The Unteachables

Disability Rights and the Invention of Black Special Education

2022
Author:

Keith A. Mayes

How special education used disability labels to marginalize Black students in public schools

The Unteachables examines the overrepresentation of Black students in special education over the course of the twentieth century. Excavating the deep-seated racism embedded in both the public school system and public policy, it explores the discriminatory labeling of Black students, and how it indelibly contributed to special education disproportionality, to student discipline and push-out practices, and to the school-to-prison pipeline effect.

The Unteachables offers a bold, highly insightful, and meticulously documented analysis of the racist underpinnings of special education. Keith Mayes shows how special education grew from white attempts to ‘protect’ white children from a racially integrated education. Drawing on his extensive background in African American history, Mayes brilliantly peels back the layers of an education system that purports to advance rights, even while it thwarts those of Black and Latinx students. The Unteachables should be required reading for anyone who wants to understand how special education came to be structured as it is.

Christine Sleeter, coauthor of Transformative Ethnic Studies in Schools: Curriculum, Pedagogy, and Research

The Unteachables examines the overrepresentation of Black students in special education over the course of the twentieth century. As African American children integrated predominantly white schools, many were disproportionately labeled educable mentally retarded (EMR), learning disabled (LD), and emotional behavior disordered (EBD). Keith A. Mayes charts the evolution of disability categories and how these labels kept Black learners segregated in American classrooms.

The civil rights and the educational disability rights movements, Mayes shows, have both collaborated and worked at cross-purposes since the beginning of school desegregation. Disability rights advocates built on the opportunity provided by the civil rights movement to make claims about student invisibility at the level of intellectual and cognitive disabilities. Although special education ostensibly included children from all racial groups, educational disability rights advocates focused on the needs of white disabled students, while school systems used disability discourses to malign and marginalize Black students.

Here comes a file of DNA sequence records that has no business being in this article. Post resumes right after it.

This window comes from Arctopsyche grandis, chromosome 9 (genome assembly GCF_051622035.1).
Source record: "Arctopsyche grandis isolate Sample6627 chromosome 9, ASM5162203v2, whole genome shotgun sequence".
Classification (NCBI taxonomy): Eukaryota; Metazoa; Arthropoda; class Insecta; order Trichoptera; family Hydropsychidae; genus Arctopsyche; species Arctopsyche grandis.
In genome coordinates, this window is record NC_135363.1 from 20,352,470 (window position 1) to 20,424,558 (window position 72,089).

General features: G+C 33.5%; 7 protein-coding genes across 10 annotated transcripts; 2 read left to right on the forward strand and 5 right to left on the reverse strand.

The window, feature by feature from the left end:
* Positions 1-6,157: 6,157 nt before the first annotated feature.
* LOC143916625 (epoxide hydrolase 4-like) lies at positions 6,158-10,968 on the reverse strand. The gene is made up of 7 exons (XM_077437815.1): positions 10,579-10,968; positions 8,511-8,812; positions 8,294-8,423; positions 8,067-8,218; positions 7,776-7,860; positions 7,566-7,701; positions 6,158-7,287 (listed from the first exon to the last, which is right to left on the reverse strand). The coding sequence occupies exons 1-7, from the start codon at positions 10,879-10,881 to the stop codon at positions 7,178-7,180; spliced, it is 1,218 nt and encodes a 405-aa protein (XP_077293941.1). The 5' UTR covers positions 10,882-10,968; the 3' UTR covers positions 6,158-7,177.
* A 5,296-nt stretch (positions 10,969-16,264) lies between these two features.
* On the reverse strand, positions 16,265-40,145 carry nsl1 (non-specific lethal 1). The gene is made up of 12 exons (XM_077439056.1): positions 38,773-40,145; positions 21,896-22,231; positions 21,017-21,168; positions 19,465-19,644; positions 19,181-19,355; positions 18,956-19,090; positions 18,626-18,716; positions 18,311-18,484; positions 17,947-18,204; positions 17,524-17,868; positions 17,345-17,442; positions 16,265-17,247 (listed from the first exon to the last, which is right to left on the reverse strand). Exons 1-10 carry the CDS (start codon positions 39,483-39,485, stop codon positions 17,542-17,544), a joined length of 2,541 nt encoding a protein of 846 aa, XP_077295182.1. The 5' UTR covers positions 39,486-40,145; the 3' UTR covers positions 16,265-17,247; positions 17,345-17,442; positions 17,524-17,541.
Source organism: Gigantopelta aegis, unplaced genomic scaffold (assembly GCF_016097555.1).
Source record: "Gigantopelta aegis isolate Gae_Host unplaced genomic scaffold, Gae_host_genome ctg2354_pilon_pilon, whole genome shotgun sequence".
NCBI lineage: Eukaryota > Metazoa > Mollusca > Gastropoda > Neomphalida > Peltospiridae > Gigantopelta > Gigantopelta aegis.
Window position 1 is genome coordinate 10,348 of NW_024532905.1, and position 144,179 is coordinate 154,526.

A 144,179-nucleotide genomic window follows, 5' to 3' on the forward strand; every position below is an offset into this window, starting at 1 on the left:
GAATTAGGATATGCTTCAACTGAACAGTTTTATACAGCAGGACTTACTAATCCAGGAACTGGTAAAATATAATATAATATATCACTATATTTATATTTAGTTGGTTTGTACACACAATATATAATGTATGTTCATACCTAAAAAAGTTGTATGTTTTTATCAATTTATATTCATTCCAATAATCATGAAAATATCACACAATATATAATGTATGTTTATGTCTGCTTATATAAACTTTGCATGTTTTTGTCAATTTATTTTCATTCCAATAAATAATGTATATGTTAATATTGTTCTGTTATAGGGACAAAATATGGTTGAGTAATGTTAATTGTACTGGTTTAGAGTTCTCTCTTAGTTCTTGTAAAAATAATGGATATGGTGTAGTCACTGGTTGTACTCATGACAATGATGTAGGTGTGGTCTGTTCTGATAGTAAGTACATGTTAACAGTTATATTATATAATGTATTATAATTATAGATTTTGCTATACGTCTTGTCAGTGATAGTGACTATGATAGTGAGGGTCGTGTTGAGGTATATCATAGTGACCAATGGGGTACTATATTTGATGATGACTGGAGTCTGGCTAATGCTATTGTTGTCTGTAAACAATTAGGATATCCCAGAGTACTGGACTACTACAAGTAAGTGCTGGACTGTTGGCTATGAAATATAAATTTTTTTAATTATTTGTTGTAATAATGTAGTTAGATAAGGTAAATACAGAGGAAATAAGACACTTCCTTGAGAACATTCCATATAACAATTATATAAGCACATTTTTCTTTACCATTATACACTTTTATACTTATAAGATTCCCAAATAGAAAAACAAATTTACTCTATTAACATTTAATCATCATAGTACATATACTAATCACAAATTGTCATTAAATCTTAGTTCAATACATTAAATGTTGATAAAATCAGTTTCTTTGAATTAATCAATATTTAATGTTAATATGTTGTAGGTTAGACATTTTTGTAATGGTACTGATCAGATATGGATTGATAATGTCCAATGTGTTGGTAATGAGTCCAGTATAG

From the 1940s to the present, social science researchers, policymakers, school administrators, and teachers have each contributed to the overrepresentation of Black students in special education. Excavating the deep-seated racism embedded in both the public school system and public policy, The Unteachables explores the discriminatory labeling of Black students, and how it indelibly contributed to special education disproportionality, to student discipline and push-out practices, and to the school-to-prison pipeline effect.

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Cover alt text: Color photo from behind black students in a classroom looking toward a chalk board. One has hand raised.

Keith A. Mayes is associate professor of African American & African Studies and faculty affiliate in sociocultural studies in education at the University of Minnesota. He is author of Kwanzaa: Black Power and the Making of the African American Holiday Tradition.

The Unteachables offers a bold, highly insightful, and meticulously documented analysis of the racist underpinnings of special education. Keith Mayes shows how special education grew from white attempts to ‘protect’ white children from a racially integrated education. Drawing on his extensive background in African American history, Mayes brilliantly peels back the layers of an education system that purports to advance rights, even while it thwarts those of Black and Latinx students. The Unteachables should be required reading for anyone who wants to understand how special education came to be structured as it is.

Christine Sleeter, coauthor of Transformative Ethnic Studies in Schools: Curriculum, Pedagogy, and Research